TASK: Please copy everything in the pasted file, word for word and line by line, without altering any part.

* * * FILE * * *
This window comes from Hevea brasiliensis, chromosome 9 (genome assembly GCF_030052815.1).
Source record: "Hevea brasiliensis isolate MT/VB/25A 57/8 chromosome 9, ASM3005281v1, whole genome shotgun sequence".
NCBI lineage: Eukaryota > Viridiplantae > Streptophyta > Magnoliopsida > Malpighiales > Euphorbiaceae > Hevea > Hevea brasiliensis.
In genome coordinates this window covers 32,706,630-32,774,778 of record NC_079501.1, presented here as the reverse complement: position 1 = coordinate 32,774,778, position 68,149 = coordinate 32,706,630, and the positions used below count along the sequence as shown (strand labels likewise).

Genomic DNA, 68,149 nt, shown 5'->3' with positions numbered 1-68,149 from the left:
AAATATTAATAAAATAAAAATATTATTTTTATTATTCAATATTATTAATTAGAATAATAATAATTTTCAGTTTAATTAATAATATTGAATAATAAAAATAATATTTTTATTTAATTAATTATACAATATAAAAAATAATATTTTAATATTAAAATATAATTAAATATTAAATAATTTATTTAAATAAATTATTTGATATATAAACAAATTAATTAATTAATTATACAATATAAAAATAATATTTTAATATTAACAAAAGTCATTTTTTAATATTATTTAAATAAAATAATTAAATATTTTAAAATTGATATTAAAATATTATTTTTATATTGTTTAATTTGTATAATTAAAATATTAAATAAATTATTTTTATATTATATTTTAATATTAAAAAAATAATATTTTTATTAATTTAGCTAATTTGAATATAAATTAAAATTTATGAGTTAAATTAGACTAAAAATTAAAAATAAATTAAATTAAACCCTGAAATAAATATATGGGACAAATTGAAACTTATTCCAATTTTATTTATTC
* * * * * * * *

This window comes from Hevea brasiliensis, chromosome 9 (genome assembly GCF_030052815.1).
Source record: "Hevea brasiliensis isolate MT/VB/25A 57/8 chromosome 9, ASM3005281v1, whole genome shotgun sequence".
NCBI lineage: Eukaryota > Viridiplantae > Streptophyta > Magnoliopsida > Malpighiales > Euphorbiaceae > Hevea > Hevea brasiliensis.
In genome coordinates this window covers 32,706,630-32,774,778 of record NC_079501.1, presented here as the reverse complement: position 1 = coordinate 32,774,778, position 68,149 = coordinate 32,706,630, and the positions used below count along the sequence as shown (strand labels likewise).

Genomic DNA, 68,149 nt, shown 5'->3' with positions numbered 1-68,149 from the left:
AAATATTAATAAAATAAAAATATTATTTTTATTATTCAATATTATTAATTAGAATAATAATAATTTTCAGTTTAATTAATAATATTGAATAATAAAAATAATATTTTTATTTAATTAATTATACAATATAAAAAATAATATTTTAATATTAAAATATAATTAAATATTAAATAATTTATTTAAATAAATTATTTGATATATAAACAAATTAATTAATTAATTATACAATATAAAAATAATATTTTAATATTAACAAAAGTCATTTTTTAATATTATTTAAATAAAATAATTAAATATTTTAAAATTGATATTAAAATATTATTTTTATATTGTTTAATTTGTATAATTAAAATATTAAATAAATTATTTTTATATTATATTTTAATATTAAAAAAATAATATTTTTATTAATTTAGCTAATTTGAATATAAATTAAAATTTATGAGTTAAATTAGACTAAAAATTAAAAATAAATTAAATTAAACCCTGAAATAAATATATGGGACAAATTGAAACTTATTCCAATTTTATTTATTC